The German socialist leader Ferdinand Lassalle (1825-1864) is considered the founder of the German Social Democratic party and a major theoretician of "scientific" socialism.
Ferdinand Lassalle, whose real name was Lasal, was born in Breslau on April 11, 1825, the only son of a wealthy Jewish silk merchant. While still a boy, he rejected both Judaism and a career in the family business for what he felt was the freedom of secular thought and demanded an academic career.
Lassalle changed his last name purportedly to give it a French (that is revolutionary) sound, an action that has been described as characteristic and symptomatic of his posturing personality. Virtually all commentators, including those most sympathetic to Lassalle and his program, agree that, while he was one of the most romantic and colorful figures in modern politics, he was also a rather foppish and quixotic person of colossal vanity and arrogance.
Lassalle studied at the universities of Breslau and Berlin where he became enthralled with the philosophy of G. W. F. Hegel and was convinced that the Hegelian "World Spirit" was realizing itself in the current age through himself.
As the prosecutor in a lengthy and much-publicized divorce suit (1846-1854), which Lassalle entered out of his hatred of aristocratic and male privilege, he became famous. During this period he acquainted himself with Karl Marx's writings and developed his own theory of socialism, which is sometimes described as "state socialism," although many of his followers deny that he was an adherent of that brand of socialism. Nevertheless, he denied—in contrast to Marx—that the bourgeoisie must be totally destroyed and also emphasized the positive role of nationalism. He thus generally advocated state action rather than revolution, that is, a take-over—not destruction—of the bourgeois state by a workers' party, and favored a state system of workers' cooperatives.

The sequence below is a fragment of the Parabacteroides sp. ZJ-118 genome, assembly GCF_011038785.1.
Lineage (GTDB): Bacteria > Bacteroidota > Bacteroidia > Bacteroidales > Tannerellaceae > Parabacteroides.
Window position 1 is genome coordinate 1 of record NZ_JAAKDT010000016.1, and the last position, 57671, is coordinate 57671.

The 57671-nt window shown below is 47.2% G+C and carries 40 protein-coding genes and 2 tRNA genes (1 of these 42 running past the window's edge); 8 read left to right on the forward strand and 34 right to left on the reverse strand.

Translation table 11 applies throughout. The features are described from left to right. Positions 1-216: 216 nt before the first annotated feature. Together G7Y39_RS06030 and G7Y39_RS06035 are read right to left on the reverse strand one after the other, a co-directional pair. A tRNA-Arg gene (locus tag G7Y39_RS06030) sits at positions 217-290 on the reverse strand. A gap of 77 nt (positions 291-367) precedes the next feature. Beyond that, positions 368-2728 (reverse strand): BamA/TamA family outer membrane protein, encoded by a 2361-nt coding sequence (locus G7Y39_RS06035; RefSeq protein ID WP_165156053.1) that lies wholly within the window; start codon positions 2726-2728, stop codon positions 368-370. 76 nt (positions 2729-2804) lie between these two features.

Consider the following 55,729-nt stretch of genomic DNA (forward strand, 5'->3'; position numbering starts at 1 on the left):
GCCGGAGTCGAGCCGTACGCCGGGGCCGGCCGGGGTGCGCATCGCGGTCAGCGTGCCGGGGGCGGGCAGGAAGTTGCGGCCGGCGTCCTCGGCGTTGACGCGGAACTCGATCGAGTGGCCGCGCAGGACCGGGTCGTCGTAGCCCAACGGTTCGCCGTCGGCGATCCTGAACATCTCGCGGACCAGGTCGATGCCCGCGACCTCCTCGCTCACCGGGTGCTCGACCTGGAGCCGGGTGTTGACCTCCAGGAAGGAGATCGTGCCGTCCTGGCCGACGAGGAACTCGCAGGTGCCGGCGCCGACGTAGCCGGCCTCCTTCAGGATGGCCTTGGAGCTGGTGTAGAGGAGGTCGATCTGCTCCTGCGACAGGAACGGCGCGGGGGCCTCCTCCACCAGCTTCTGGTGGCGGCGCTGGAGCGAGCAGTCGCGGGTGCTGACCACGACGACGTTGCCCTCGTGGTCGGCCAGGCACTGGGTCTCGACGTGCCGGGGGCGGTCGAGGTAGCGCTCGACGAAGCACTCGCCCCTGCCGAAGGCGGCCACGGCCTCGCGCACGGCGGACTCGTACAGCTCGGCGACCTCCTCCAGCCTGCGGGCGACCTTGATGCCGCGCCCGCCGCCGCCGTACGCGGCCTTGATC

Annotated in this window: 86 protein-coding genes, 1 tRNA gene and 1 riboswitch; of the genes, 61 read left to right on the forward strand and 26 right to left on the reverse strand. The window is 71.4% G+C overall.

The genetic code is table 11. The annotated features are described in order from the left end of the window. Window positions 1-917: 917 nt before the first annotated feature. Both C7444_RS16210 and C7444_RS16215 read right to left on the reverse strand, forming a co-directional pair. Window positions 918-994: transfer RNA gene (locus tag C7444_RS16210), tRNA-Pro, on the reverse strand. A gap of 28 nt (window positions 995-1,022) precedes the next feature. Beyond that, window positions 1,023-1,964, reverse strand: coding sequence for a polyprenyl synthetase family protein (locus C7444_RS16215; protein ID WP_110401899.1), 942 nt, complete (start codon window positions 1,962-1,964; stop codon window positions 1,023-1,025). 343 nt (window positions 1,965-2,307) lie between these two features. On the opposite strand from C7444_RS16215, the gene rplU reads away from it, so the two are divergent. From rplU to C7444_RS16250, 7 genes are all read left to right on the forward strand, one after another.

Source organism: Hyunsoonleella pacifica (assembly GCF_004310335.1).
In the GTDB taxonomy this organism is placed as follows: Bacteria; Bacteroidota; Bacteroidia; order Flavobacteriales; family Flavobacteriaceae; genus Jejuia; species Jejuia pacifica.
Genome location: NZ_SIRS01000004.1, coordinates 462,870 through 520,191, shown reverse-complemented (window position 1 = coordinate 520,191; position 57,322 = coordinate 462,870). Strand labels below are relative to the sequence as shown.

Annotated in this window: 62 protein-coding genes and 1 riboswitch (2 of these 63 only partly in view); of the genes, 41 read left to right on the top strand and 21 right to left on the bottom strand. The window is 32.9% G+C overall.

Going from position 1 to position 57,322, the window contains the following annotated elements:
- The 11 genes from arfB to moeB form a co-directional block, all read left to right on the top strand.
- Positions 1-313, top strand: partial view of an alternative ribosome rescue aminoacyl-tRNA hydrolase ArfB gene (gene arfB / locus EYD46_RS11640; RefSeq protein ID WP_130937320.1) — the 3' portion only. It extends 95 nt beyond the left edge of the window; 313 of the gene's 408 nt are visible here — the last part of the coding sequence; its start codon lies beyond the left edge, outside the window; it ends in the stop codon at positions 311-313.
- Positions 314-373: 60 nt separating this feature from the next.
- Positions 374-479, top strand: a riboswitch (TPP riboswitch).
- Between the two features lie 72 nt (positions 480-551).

At the conclusion of the lawsuit, Lassalle became the teacher and political leader of the emerging German labor movement. He advocated universal suffrage as the means by which the workers could force the bourgeois state to turn over to them the entire fruit of their labor and not just a percentage of it. Trade union activity, as he saw it, would be of little or no use in itself. The working class embodied the spirit of the people, whose higher will was manifest in the state. Labor could emancipate itself only through capturing the concentrated political power found in the machinery of the state.
Lassalle's chief significance, however, was in the realm of practical politics rather than in theory. He laid the groundwork for the modern German Social Democratic party. In 1862 he drew up the Program for the Workingman, a document similar to Marx and Engels's Communist Manifesto. The following year his General Association of German Workers was formed, the lineal ancestor of the Social Democratic party.
In 1864, however, before the party had grown beyond a few thousand members, Lassalle became involved in a dispute over a girl half his age, which led to a duel. He was killed before he managed to draw his pistol, on Aug. 28, 1864.
Leading biographies of Lassalle are Arno Schirokauer, Lassalle: The Power of Illusion and the Illusion of Power (trans. 1931), and David J. Footman, The Primrose Path: A Life of Ferdinand Lassalle (1946). An account of Lassalle's life is in Edmund Wilson, To the Finland Station (1940). For a brief but substantial account of Lassalle's theory see Alexander Gray, The Socialist Tradition: Moses to Lenin (1946).